Written by Ben Cocks on Thursday 21 July 2016
HM Treasury has challenged the pensions industry to create a pension dashboard where consumers can see the details of all of their pensions in one place. A recent OIX research paper (Creating a Pensions Dashboard, Pensions Finder Alpha White Paper, Open Identity Exchange, May 2016) recommends the development of a central system to support the dashboard (with a possible future option of presenting that dashboard on the website of many organisations).
However, this seems to be at odds with the themes of consumer choice, competition and innovation embraced by other recent market developments.
For instance, the upcoming General Data Protection Regulation (GDPR) will allow consumers to ask any organisation to supply their personal data in electronic format to any authorised third party. With this in mind, the Open Banking Working Group (OBWG) has been established by HMT to open up the personal data held by banks to allow technology services companies to offer consumers innovative services based on that data.
There is now growing support for a pension dashboard approach that is more aligned with the work of the GDPR and OBWG and also the burgeoning UK fintech sector where innovation and competition are a central theme. This is the open standards or federated model where multiple interoperable systems suppliers compete to provide elements of the dashboard infrastructure. A briefing paper on the federated model can be downloaded here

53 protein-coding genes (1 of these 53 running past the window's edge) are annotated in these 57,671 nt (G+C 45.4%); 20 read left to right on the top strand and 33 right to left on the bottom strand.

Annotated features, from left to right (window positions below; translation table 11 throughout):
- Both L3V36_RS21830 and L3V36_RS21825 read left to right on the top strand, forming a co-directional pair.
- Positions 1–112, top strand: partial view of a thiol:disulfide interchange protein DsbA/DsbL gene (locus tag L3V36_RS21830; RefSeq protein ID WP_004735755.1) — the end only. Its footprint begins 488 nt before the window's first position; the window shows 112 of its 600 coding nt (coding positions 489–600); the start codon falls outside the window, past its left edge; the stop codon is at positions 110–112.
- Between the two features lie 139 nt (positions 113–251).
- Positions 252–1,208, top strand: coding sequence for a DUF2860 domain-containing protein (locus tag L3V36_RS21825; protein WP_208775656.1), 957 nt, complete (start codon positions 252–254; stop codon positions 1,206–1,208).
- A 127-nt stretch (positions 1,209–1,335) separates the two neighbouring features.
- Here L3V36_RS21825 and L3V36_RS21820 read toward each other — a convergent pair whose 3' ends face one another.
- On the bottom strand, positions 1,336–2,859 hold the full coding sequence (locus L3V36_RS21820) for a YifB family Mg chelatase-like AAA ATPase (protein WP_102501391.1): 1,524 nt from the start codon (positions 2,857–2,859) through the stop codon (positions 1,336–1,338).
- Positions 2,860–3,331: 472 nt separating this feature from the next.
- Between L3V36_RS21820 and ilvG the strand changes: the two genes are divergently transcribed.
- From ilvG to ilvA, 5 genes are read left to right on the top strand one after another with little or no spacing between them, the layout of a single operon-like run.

Whilst at first glance a centralised system might seem the most straightforward approach to creating a pension dashboard, the challenges of procuring, funding and governing a central system and the constraints on competition and innovation are considerable drawbacks.
In contrast, a federated model creates an environment with multiple interoperable technology suppliers that encourages competition and innovation. Consumers will have a choice of services and dashboard providers are free to create more compelling services.
The federated model does not require central funding for technology and avoids the need for a monopoly technology supplier. The governance role is limited to setting technical standards, and service obligations. Success will require cross industry collaboration and government support. No one part of the industry should control the dashboard - the past shows that monopoly services are easy to create but difficult to break up and the industry should resist any such moves. However, the industry has successfully collaborated on similar issues in the past and can do so again.
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